This year’s Trinity College Dublin Students’ Union (TCDSU) election campaign kicked off in the middle of a bitter rainstorm – perhaps a portent of what’s to come, given that this year’s presidential race will likely offer exacting debate of issues long accepted as the union’s governing principles.
This year’s lineup contains both veteran union figures and unapologetic outsiders. And, if today’s hustings didn’t bring candidates’ differences into sharp relief, given the lack of student engagement, then the next two weeks are likely to herald debate of a character we haven’t seen in recent times.
On today’s evidence, this year’s presidential race looks set to be one of the most interesting in years – with accepted truths about the union’s role set to come under rare scrutiny.
Unsurprisingly, Ryan Carey, the candidate with the most union experience, was relatively uncritical of TCDSU as it stands. In a veiled jibe at his fellow candidates – both of whom are likely to criticise attitudes viewed as “establishment” – he stressed that the president is both an operations and campaigns manager, hinting that his vision for the role isn’t necessarily a radical one.
Eoin Hand is an interesting proposition. In most years, he’d be viewed as an anti-establishment candidate, given his lack of union involvement, but this year that title will almost certainly go to Harry Williams. For Hand, the challenge will be carving out a niche – a “third way” – between two candidates at opposing ends of the spectrum. And he made a good start today, rattling off a long list of issues that affect students and treading the line between local and national issues. He’ll likely be pushed more over the week on where he stands when it comes to the union’s role – micro or macro.
Williams is clearly a candidate with few doubts about what he thinks the union should look like – or at least for what it shouldn’t. He didn’t hold back in a speech that set him out as the anti-establishment candidate in this year’s race. A TCDSU president, he offered, should be someone “you can go for a pint with”, and he also made no bones about his belief that the union should leave the Union of Students in Ireland – for financial reasons. But given how little USI costs individual students, it remains to be seen whether voters will buy what he’s selling.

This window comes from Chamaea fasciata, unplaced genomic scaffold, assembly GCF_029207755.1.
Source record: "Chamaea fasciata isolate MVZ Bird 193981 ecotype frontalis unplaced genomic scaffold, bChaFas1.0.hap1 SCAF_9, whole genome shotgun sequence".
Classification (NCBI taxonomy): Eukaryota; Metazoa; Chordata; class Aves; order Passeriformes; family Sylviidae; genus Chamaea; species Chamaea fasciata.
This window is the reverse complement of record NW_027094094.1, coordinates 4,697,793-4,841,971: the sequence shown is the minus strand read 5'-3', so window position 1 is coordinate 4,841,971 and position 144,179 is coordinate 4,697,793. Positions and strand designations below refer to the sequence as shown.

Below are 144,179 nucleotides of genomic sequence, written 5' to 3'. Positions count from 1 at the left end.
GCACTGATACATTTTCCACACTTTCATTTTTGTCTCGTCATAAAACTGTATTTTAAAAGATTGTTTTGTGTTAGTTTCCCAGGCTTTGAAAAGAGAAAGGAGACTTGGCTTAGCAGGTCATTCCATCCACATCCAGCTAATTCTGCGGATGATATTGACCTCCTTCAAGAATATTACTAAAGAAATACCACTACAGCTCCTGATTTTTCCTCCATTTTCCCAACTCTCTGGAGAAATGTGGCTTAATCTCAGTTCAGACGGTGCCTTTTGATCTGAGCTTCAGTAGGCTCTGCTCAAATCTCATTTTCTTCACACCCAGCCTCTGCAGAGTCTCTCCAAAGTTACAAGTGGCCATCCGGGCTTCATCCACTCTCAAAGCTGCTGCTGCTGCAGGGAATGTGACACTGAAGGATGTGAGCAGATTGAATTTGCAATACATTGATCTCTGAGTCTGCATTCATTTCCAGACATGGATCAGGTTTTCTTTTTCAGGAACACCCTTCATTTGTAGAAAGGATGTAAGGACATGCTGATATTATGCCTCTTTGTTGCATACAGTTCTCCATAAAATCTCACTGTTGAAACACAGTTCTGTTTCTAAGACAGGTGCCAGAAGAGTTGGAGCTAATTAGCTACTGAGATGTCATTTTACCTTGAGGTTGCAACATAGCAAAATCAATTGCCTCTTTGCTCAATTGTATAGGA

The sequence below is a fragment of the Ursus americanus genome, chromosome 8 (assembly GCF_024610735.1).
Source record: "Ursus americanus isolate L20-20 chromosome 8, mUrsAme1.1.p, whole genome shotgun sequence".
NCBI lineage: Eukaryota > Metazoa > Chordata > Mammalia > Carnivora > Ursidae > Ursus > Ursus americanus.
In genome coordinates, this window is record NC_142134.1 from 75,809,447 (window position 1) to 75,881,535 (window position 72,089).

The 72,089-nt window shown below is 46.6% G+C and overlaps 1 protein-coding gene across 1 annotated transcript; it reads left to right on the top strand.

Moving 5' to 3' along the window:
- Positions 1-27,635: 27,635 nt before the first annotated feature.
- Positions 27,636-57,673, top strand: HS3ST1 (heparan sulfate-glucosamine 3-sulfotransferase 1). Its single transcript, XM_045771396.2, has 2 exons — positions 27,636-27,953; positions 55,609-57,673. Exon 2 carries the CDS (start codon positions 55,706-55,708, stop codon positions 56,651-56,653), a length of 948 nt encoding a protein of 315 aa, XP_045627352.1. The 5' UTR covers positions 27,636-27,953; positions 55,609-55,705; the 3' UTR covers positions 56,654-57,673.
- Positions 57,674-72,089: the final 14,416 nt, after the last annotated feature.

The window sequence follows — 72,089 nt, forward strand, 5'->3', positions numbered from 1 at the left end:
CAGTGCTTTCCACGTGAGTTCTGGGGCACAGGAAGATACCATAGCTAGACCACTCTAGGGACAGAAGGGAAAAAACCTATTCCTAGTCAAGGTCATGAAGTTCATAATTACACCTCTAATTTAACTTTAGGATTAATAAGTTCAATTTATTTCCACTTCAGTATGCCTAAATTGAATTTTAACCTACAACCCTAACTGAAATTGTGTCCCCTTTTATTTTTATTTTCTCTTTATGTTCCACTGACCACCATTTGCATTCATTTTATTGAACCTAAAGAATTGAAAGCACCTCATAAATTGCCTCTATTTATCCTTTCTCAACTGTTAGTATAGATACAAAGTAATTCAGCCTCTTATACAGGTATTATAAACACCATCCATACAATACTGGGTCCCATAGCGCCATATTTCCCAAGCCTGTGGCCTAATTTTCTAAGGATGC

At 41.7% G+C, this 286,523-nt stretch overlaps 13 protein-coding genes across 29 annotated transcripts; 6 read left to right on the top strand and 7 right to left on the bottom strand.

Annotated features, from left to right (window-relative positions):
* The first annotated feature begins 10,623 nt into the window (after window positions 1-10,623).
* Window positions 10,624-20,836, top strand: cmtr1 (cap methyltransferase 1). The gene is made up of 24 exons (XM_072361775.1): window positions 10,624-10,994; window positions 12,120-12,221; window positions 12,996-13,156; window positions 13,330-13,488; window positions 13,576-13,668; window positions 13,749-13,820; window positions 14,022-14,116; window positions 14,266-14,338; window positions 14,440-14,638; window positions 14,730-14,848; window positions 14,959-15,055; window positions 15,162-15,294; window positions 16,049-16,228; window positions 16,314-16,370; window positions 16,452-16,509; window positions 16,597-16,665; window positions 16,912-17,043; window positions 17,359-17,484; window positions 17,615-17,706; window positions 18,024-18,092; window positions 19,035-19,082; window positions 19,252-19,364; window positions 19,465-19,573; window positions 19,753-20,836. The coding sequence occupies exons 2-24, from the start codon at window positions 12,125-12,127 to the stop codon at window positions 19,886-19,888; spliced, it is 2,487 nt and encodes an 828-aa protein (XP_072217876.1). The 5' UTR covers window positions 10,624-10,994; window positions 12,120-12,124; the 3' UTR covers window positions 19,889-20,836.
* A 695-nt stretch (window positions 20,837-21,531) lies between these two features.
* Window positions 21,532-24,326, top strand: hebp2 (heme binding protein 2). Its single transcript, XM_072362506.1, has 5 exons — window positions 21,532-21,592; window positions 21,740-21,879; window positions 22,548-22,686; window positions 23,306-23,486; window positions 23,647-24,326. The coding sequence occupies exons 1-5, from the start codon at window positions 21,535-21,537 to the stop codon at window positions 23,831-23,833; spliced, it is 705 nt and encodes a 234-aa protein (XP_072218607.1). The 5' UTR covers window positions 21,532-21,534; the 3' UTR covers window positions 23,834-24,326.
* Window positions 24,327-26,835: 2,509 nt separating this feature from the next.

In a race that looks set to become highly divisive, it seems that when students choose their side they will not just be voting on who they want as president, but on the future of the entire union.
Following a two-horse education race last year that was nip and tuck throughout, this year’s contest looks set to be a much more subdued affair, with final-year general nursing student Meghan O’Connor battling it out solo.
O’Connor’s down-to-earth speech reflected her main objective: bringing the union back to basics. Relying on her experience as off-campus officer as evidence of her ability to bring a fresh approach to a campus-oriented union, she voiced her three main goals – accessibility, engagement and student support – with vigour.
While O’Connor’s promise to increase the union’s approachability offers nothing novel, her grand plan to implement a buddy system could raise a few eyebrows. Given its similarity to the S2S system, it’s likely she will face questions about whether the juice is really worth the squeeze.
O’Connor is on surer footing in her promise to troubleshoot the bane of many students’ lives: Erasmus administration. O’Connor was visibly frustrated by her own “stressful” experience, lamenting the fact that there are “an awful lot of the deadlines fall right before Christmas exams, which I don’t think is fair on students”.